# Explaining the method of characteristics

I am learning about solving p.d.e.s by the method of characteristics at the moment. I was given an "algorithm" to solve these problems but I want to know also what is going on, how it works and what it is doing intuitively/physically/graphically. It would be great if someone could either explain it or provide a good link To reference material. Thank you.

## 2 Answers

The basic idea is that we look for parametric curves along which the PDE tells us how the function changes. Suppose you have a smooth parametric curve in the $x-y$ plane: $x = X(t)$, $y = Y(t)$. Consider how a smooth function $u(x,y)$ changes as you move along the curve. The chain rule says $$\frac{du}{dt} = \frac{\partial u}{\partial x} \frac{dX}{dt} + \frac{\partial u}{\partial y} \frac{dY}{dt}$$ Now this looks rather like the left side of a first-order PDE $$a(x,y) \frac{\partial u}{\partial x} + b(x,y) \frac{\partial u}{\partial y} = c(x,y)$$ In fact, if you can find $X(t)$ and $Y(t)$ such that $\frac{dX}{dt} = a(X(t),Y(t))$ and $\frac{dY}{dt} = b(X(t),Y(t))$, this tells you that along that curve $\frac{du}{dt} = c(X(t), Y(t))$, so that if you know $u(X(0), Y(0))$ you can get $$u(X(s),Y(s)) = u(X(0), Y(0)) + \int_0^s c(X(t),Y(t))\ dt$$

Now, for any point $(x_1, y_1)$ in the plane, suppose you want to find $u(x_1, y_1)$, where $u(x,y)$ satisfies the PDE $a(x,y) \frac{\partial u}{\partial x} + b(x,y) \frac{\partial u}{\partial y} = c(x,y)$ plus some boundary condition. Then you want to find a curve $x = X(t)$, $y = Y(t)$ satisfying the system of ordinary differential equations $\frac{dX}{dt} = a(X(t),Y(t))$ and $\frac{dY}{dt} = b(X(t),Y(t))$ that passes through the given point $(x_1, y_1)$, follow that curve to some $(x_0, y_0)$ where your boundary condition tells you the value of $u$, and then you can get $u(x_1, y_1)$ by an integral as above.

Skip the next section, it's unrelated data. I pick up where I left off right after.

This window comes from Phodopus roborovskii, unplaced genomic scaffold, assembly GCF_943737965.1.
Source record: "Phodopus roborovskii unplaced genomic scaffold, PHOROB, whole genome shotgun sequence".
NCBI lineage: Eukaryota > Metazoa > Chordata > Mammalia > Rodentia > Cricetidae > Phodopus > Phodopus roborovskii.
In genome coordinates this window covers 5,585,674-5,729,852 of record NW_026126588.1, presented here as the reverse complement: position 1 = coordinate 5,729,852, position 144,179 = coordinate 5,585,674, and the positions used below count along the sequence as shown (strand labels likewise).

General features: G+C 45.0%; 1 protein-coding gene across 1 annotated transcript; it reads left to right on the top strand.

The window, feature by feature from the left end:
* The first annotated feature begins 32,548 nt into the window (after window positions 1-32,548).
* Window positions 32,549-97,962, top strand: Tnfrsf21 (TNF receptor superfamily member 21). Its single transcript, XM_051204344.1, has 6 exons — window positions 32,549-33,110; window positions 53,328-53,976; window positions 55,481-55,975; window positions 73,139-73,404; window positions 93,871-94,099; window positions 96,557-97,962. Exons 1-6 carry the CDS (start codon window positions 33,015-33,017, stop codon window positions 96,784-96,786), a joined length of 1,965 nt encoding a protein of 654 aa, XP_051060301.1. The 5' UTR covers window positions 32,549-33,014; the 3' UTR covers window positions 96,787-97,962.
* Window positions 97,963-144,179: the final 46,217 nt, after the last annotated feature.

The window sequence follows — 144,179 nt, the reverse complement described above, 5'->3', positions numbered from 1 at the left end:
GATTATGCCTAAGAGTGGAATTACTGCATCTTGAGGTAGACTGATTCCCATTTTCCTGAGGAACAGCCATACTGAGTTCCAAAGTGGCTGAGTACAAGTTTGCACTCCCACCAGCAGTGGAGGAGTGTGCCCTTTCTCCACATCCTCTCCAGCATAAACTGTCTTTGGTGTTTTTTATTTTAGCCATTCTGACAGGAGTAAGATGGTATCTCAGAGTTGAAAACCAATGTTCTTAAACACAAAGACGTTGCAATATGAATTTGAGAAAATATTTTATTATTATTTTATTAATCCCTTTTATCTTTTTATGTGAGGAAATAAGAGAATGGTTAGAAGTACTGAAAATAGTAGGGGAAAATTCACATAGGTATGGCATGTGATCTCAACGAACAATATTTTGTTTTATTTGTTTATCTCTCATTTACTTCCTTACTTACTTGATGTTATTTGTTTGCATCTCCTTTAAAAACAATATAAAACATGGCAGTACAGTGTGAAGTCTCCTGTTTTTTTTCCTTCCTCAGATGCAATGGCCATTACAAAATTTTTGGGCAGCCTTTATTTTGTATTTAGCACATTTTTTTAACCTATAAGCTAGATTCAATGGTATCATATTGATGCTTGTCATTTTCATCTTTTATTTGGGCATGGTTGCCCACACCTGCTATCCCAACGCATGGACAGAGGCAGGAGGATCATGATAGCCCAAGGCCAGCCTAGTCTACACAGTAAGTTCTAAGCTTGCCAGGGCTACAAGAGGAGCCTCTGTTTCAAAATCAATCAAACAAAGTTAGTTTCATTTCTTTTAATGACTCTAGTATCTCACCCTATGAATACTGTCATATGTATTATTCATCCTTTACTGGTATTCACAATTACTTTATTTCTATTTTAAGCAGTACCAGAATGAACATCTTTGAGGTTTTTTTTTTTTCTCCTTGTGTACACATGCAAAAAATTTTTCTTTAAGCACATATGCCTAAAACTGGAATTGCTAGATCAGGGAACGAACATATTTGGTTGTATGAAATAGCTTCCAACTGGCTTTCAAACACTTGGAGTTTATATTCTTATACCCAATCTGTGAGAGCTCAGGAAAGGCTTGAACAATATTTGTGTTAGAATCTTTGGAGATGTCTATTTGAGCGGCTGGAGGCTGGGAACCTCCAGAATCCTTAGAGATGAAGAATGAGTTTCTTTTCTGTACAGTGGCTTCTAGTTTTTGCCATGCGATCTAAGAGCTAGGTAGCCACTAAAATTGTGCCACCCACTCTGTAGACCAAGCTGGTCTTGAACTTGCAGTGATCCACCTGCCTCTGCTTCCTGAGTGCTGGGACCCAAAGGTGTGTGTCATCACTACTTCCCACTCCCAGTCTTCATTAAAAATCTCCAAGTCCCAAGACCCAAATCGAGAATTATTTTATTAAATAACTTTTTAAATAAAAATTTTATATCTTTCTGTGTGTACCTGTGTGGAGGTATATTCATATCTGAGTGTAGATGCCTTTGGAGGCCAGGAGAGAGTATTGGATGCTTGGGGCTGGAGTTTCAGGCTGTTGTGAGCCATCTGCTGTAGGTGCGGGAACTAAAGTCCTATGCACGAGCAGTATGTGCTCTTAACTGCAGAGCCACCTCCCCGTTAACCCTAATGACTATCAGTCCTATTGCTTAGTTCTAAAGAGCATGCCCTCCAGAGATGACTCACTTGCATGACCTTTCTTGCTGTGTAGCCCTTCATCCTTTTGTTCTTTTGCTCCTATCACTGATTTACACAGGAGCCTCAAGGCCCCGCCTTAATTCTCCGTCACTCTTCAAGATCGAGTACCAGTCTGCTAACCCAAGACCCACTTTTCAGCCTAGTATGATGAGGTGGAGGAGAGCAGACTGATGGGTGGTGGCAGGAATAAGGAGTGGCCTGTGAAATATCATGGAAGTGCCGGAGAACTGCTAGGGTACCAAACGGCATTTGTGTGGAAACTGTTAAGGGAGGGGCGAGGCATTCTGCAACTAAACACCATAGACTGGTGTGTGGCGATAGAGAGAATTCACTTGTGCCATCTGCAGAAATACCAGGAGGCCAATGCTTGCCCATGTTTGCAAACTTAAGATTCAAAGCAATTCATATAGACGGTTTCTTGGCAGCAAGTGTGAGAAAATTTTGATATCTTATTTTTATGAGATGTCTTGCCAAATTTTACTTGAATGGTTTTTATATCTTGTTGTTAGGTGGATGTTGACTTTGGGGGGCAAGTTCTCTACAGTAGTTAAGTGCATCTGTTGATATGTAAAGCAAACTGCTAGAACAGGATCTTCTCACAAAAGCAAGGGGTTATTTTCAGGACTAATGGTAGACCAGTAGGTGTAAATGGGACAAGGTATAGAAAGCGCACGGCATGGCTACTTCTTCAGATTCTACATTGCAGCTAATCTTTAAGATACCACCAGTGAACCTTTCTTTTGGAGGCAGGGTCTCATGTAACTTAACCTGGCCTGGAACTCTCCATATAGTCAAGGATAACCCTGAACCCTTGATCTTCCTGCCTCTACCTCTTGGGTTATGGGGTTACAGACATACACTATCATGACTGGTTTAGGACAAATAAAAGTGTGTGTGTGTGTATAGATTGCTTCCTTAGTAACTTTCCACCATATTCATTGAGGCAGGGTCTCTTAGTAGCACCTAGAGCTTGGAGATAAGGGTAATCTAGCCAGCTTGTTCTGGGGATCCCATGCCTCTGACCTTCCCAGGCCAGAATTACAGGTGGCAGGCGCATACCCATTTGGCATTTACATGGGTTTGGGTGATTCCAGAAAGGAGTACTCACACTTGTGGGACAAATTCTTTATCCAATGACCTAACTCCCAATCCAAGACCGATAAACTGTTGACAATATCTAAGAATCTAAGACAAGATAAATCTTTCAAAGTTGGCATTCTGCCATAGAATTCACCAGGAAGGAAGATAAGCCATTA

• I am confused about the transformation used in method of characteristics. To have change of coordinates, we use the slope dy/dx (=y/1 say) and we get eta=xy. But for the second one, in most cases, it is assumed that zeta=x out of the blue. My question is, how we arrived at zeta=x? any thoughts? – zhk Mar 19 '17 at 13:54
• What do you mean by eta and zeta? – Robert Israel Mar 19 '17 at 17:34
• These are the new coordinates, eta=eta(x,y) and zeta=zeta(x,y). For more details, please see section 2.3 page 8-9. web.math.ucsb.edu/~grigoryan/124A.pdf – zhk Mar 19 '17 at 17:44
• Any comment on my question? – zhk Mar 23 '17 at 13:20

This is an intuitive take which is intended to be as simple as possible.

Let's say you're measuring some system for two variables $x$ and $t$, and you discover that you can describe the system by $u_t+a(x,t)u_x=0$.

Okay, but what if $x$ and $t$ just superficially look like independent variables, but in fact $x$ is a function of $t$?

If it were so, then $$\frac{d}{dt}u(x(t),t)=u_t+x'(t)u_x$$ which means that if we can find a function $x(t)$ with the property that $x'(t)=a(x,t)$, then $u(x(t),t)$ would have the property that $$\frac{d}{dt}u(x(t),t)=u_t+a(x,t)u_x$$ which is exactly the type of function we are looking for.

So if it really is the case that our measured variable $x$ actually is a function of the underlying variable $t$, we only need to find a function $x(t)$ such that $x'(t)=a(x(t),t)$ with $x(0)=x_0$ and solve the much easier ODE $$\frac{d}{dt}u(x(t),t)=0$$ and then $u(x(t),t)$ satisfies the PDE we started with.

Usually these problems come with some boundary conditions like $u(x,0)=\phi(x)$, so we solve our easy ODE: $$u(x(t),t)=C$$

If we set $C=\phi(x_0)$ we see that $u(x(t),t)=u(x(0),0)=u(x_0,0)=\phi(x_0)$ (indeed, $u$ is constant wrt $t$)

So $$u(x(t),t)=\phi(x_0)$$

is a solution to the PDE provided we can find an $x(t)$ such that $x'(t)=a(x(t),t)$ with $x(0)=x_0$, which we can. When you find $x(t)$, you can solve it for $x_0$ and substitute so you get a solution function consisting of $x$'s and $t$'s, which you can then differentiate to check that it satisfies the PDE.